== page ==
In the end, Mrs. Spencer, our AIG teacher, pulled out the win!  Of course, the other victory was that the students were super excited about the books featured on our #30secondbooktalk videos! Soon after my second video, I started reading HOLES to my classes and they have been hanging on my every word, and that’s a huge win in my book!

Check out all of our #30secondbooktalk videos at this link.


Katie Pasvankas has been a 4th grade teacher at Patriots since it opened in 2010. Prior to that, she taught at R. Brown McAllister, also in Cabarrus County,  and in New York. For the last few years, she has been happily teaching ELA and Social Studies so she’s able to focus on bringing her two favorite subjects together and bringing history and characters to life with her animated teaching style. You can follow her lifestyle blog at colorfullykatie.com.

Sunday, April 23, 2017

Working With ELLs - Part 2

By Rosalie Pereda


This is the conclusion of last week’s blog post “Working with ELLs” where we will continue the discussion on how to best help our English Language Learner students to learn and meet with success.

Now, armed with all of this information and data on your ELLs language proficiency levels, how do you make it work?  Well, their scores on the WIDA assessments let you know what your ELLs are capable of doing in each language domain, so I would use that information to group my students either homogeneously based on their needs or heterogeneously to allow my ELLs to interact with and learn from their peers.  Also, I would adjust my questioning to challenge my students accordingly based on their language levels and how they are able to answer my questions.  For example, if I have an English Language Learner who can understand my math lesson and get the right answer but does not have enough English language vocabulary to explain how he got his answer, then I would not require that student to explain his answer to me as he would be incapable of doing so at this time based on his language level.  I would however, work with him to develop the necessary language skills to be able to do so at a later time.  I would also use the multiple intelligences and various other differentiated instruction techniques to allow my English Language Learners to answer questions, provide feedback, and demonstrate understanding using a variety of activities so that they will feel comfortable and meet with success.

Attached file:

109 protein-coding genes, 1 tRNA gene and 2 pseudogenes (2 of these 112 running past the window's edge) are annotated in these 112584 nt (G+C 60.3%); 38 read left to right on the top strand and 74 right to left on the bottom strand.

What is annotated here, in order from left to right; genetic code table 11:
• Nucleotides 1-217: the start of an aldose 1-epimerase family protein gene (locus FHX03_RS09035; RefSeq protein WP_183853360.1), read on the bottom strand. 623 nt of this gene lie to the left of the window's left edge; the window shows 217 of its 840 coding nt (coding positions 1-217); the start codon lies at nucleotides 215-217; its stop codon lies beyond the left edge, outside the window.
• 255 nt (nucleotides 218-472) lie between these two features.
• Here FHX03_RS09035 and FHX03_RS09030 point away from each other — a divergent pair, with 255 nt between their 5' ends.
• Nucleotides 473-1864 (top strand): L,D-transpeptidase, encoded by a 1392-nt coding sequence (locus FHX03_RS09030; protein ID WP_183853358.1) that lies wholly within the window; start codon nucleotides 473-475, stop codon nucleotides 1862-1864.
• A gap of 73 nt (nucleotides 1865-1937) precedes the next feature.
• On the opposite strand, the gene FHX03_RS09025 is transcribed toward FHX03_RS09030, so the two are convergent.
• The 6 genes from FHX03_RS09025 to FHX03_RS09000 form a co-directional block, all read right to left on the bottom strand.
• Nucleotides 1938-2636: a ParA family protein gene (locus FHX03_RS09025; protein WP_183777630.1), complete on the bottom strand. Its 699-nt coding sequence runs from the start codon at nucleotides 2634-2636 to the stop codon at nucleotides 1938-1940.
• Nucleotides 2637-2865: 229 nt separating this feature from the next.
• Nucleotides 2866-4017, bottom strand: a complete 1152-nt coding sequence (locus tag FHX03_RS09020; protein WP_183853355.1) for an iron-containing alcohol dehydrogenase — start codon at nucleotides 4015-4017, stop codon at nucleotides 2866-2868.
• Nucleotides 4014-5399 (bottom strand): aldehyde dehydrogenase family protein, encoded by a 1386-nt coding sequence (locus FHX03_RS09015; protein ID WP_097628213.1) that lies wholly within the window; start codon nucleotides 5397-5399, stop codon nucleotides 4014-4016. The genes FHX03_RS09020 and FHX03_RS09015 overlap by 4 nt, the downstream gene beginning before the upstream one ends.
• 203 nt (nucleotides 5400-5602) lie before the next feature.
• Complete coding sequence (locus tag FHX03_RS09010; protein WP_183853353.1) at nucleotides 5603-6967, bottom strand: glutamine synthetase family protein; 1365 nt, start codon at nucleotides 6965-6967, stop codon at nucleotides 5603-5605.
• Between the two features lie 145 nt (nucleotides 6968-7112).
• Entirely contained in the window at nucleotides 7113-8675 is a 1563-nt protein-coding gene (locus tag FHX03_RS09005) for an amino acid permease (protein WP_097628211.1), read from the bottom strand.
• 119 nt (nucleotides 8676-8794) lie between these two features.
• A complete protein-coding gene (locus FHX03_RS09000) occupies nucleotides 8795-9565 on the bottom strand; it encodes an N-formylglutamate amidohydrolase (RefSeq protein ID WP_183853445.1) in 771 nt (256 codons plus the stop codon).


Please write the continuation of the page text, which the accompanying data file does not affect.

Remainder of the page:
“If a child can't learn the way we teach,
maybe we should teach the way they learn.” 
― Ignacio Estrada

ELLs do best when you use these particular techniques:

  • Build Background Knowledge
  • Modeling (Writing, Think Alouds, Reading, Group Work, etc.)
  • Increase Wait Time
  • Verbal and Written Directions
  • Checking for Understanding
  • Graphic Organizers
  • TPR (Total Physical Response) to interact with vocabulary
  • Read Alouds
  • Sentence Frames
  • Visual Cues/Visual Support (Pictures with Vocabulary Words, Word Walls, etc.)
  • Anchor Charts
  • Use of technology and hands on centers